Libreville - Cameroon coach Hugo Broos on Friday called for the Africa Cup of Nations to be moved to a different time of year and said pressure from European clubs was to blame for the host of withdrawals from his squad.
The Indomitable Lions have won the tournament four times but come into this year's Cup of Nations - which begins in Gabon on Saturday - with arguably their weakest ever squad.
That is after several leading players, notably Liverpool defender Joel Matip and Schalke striker Eric Choupo-Moting, rejected call-ups from the Belgian coach to focus on their club careers.
"Times are changing. Before, certain players were happy to come and play for Cameroon," said Broos at a press conference ahead of his team's Group A opener against Burkina Faso in Libreville on Saturday.
"Now some clubs put pressure on their players. Those who are coming to the ends of their contracts prefer to stay in Europe in order to negotiate better deals.
"I think the Cup of Nations needs to be played at a different time of the year. It doesn't come around at a good time," added an irritated Broos, irked by a late start to his meeting with the media in the Gabonese capital.
Certainly, between the January transfer window possibly turning heads and UEFA Champions League knockout ties lying just around the corner, many leading African players often have other worries than playing for their countries.
"There are players missing who could have raised the level of the team. It is their decision and their responsibility," said the Belgian.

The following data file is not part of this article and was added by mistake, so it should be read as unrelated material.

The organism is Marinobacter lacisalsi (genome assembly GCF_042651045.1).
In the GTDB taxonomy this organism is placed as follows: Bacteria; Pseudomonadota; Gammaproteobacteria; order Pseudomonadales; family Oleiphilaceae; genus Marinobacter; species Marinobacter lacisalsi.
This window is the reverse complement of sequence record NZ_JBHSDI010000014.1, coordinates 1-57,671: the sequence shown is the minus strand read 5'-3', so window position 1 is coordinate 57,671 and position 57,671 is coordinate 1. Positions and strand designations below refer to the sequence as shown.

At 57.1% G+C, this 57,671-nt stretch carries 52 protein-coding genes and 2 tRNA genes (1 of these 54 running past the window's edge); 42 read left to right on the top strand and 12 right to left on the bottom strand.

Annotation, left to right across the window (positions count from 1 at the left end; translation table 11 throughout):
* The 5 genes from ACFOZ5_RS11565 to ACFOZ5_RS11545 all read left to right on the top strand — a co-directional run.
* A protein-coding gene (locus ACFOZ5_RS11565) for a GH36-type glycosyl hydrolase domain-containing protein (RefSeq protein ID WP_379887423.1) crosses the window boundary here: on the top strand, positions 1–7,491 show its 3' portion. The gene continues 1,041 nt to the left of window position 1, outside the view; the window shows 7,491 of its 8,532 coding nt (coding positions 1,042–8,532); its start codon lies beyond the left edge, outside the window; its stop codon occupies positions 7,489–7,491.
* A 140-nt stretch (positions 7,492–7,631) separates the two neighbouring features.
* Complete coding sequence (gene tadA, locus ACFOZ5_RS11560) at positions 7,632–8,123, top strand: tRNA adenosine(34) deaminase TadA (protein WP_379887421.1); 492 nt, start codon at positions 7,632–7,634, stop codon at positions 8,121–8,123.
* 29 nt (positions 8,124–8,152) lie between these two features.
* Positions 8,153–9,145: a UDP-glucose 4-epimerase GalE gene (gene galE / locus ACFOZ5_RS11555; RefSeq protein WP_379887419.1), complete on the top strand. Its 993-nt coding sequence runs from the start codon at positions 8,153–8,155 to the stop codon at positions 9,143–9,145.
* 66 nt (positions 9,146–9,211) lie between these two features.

He was particularly disappointed not to be able to call on Choupo-Moting, a strapping 27-year-old forward who was born in Germany and has spent his entire playing career there.
"He announced that he was pulling out two days before the get-together. What are his real reasons? Is it to do with the captaincy?
"If that is a reason to not come and play for your country I find that a bit sad," added Broos, who has handed the armband to the Lorient striker Benjamin Moukandjo.
Faced with such a difficult situation, Broos, 64, has opted to lower the average age of his squad with the 2018 World Cup qualifying campaign in the back of his mind.
"The team has been rejuvenated. We have a World Cup coming up in two years and we need to prepare for the future."
One example of Broos's policy has been the emergence of Fabrice Ondoa, 21, as first-choice goalkeeper ahead of the experienced Carlos Kameni, despite Ondoa being unable to get a game for Sevilla's reserve side in the Spanish second tier.
"Even though Ondoa is not playing (for his club), he is still performing well for his country. I have no reason to change things."